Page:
Donahue and colleagues are the first to show that a common genetic variation contributes to a patients tendency to suffer bleeding complications. The investigators report Feb. 25 in Circulation that cardiac surgery patients who have a different genetic form of one clotting factor lose less blood and are less likely to receive blood transfusions.
The findings herald a new era in medicine, one in which therapies will be customized for individual patients, based in part on the genes they carry. That is the hope anyway, Donahue said. If we can outline a patients specific risk factors for given complications, then we can better tailor our therapeutic approach, he said.
The current study focuses on factor V (factor five), one of the proteins essential to normal blood clotting. A variant form of the gene, called factor V Leiden, is present in about five percent of the white population in the United States, making it one of the most common inherited blood coagulation mutations. Individuals with factor V Leiden are at increased risk of forming blood clots, especially deep venous thromboses.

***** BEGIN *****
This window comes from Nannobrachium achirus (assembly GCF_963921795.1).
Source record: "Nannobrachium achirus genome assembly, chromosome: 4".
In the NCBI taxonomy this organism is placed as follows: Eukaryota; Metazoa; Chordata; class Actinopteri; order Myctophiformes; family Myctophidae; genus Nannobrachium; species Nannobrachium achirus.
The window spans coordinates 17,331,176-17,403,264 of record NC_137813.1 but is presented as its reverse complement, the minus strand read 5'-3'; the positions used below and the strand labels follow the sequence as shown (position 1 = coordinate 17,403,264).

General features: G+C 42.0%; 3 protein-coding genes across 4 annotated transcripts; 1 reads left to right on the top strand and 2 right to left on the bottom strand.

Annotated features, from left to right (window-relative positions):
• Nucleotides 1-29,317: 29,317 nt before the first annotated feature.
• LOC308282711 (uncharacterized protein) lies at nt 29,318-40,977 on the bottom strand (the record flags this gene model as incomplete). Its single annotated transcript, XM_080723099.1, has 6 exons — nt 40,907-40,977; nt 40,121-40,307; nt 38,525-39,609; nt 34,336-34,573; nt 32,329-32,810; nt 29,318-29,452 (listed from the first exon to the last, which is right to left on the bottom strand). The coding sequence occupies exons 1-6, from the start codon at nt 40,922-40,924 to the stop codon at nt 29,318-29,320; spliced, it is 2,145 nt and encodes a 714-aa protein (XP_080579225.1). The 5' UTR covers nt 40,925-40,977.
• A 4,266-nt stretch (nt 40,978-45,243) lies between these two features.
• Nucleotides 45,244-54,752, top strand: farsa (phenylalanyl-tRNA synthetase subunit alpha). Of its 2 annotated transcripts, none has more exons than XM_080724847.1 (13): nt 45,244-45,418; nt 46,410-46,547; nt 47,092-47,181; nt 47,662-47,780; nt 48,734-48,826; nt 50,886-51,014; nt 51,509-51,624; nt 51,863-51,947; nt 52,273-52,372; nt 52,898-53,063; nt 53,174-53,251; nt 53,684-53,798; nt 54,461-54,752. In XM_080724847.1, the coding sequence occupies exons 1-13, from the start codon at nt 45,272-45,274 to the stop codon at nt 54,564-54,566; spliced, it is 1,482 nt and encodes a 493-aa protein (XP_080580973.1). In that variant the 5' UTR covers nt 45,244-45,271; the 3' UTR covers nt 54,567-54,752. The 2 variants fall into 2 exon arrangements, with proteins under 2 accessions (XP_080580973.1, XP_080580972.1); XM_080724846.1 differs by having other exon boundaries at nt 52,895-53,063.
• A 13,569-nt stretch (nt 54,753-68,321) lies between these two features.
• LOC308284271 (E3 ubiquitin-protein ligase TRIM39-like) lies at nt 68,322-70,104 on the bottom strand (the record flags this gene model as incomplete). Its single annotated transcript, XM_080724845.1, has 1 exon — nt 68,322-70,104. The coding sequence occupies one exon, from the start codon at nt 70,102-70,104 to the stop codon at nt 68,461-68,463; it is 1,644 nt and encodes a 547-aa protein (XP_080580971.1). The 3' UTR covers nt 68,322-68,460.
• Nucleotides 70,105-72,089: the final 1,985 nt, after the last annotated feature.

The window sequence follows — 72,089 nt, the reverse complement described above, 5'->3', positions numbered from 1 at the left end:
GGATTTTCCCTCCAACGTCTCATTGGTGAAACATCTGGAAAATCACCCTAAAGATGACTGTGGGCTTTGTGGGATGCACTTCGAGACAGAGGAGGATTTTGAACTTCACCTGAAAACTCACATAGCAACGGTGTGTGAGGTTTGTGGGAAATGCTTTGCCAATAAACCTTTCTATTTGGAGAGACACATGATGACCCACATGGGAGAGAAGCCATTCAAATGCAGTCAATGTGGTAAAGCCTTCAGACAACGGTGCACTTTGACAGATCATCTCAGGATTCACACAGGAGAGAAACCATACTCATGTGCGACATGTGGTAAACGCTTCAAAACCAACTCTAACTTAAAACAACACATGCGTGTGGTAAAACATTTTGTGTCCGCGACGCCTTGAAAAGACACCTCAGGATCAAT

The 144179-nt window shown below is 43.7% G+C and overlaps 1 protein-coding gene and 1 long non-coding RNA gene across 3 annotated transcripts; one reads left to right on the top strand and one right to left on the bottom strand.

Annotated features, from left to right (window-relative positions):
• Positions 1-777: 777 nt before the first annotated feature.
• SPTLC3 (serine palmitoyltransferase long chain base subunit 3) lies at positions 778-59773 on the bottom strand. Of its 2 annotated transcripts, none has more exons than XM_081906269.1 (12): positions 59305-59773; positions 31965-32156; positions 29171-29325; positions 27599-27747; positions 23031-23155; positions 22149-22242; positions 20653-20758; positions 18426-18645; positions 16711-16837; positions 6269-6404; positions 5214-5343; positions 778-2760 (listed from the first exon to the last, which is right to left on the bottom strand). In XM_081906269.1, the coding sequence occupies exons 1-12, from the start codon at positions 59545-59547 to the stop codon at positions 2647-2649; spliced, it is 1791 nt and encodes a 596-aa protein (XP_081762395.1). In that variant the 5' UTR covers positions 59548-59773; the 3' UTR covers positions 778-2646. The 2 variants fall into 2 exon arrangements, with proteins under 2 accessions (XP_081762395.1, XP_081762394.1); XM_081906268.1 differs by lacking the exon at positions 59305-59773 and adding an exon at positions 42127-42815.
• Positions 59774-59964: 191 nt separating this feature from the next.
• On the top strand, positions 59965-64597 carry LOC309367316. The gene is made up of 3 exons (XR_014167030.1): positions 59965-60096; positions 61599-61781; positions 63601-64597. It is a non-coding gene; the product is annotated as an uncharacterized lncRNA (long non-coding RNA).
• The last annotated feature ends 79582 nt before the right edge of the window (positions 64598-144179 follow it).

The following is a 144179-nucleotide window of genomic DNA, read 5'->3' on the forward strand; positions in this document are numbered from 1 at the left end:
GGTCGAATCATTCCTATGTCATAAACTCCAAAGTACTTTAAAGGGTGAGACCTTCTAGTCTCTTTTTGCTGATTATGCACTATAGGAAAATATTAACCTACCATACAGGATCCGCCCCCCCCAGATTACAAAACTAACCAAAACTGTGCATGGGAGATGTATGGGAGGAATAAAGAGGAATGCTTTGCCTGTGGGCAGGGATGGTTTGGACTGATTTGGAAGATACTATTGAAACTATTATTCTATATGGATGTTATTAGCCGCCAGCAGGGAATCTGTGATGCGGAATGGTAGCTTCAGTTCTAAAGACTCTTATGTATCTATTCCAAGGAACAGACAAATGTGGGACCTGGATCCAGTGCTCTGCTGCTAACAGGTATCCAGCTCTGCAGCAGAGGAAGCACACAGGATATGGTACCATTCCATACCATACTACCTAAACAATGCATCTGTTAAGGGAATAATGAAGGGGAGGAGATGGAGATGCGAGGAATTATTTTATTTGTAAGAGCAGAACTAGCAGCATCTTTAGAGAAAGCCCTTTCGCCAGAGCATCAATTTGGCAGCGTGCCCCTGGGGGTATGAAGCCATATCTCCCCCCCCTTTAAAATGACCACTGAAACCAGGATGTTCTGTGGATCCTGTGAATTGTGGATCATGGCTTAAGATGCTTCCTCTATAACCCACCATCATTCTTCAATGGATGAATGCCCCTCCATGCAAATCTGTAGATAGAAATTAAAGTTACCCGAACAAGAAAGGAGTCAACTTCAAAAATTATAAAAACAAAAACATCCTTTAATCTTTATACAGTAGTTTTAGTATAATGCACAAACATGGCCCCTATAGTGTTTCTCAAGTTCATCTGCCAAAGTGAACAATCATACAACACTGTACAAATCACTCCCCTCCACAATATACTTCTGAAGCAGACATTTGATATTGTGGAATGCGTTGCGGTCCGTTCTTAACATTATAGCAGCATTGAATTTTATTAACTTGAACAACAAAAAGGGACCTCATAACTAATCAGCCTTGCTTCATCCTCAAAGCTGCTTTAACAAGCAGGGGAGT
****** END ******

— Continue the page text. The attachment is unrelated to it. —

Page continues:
Because factor V Leiden carriers have blood with an increased tendency to clot, Donahue and colleagues wondered whether the mutation might actually protect against blood loss and transfusion in patients undergoing cardiac surgery.
They enrolled 517 cardiac surgery patients in the study, 26 of whom turned out to have one copy of the factor V Leiden gene (and one normal factor V gene). By measuring multiple variables and performing statistical comparisons, the investigators were a
Contact: Clinton Colmenaers
Vanderbilt University Medical Center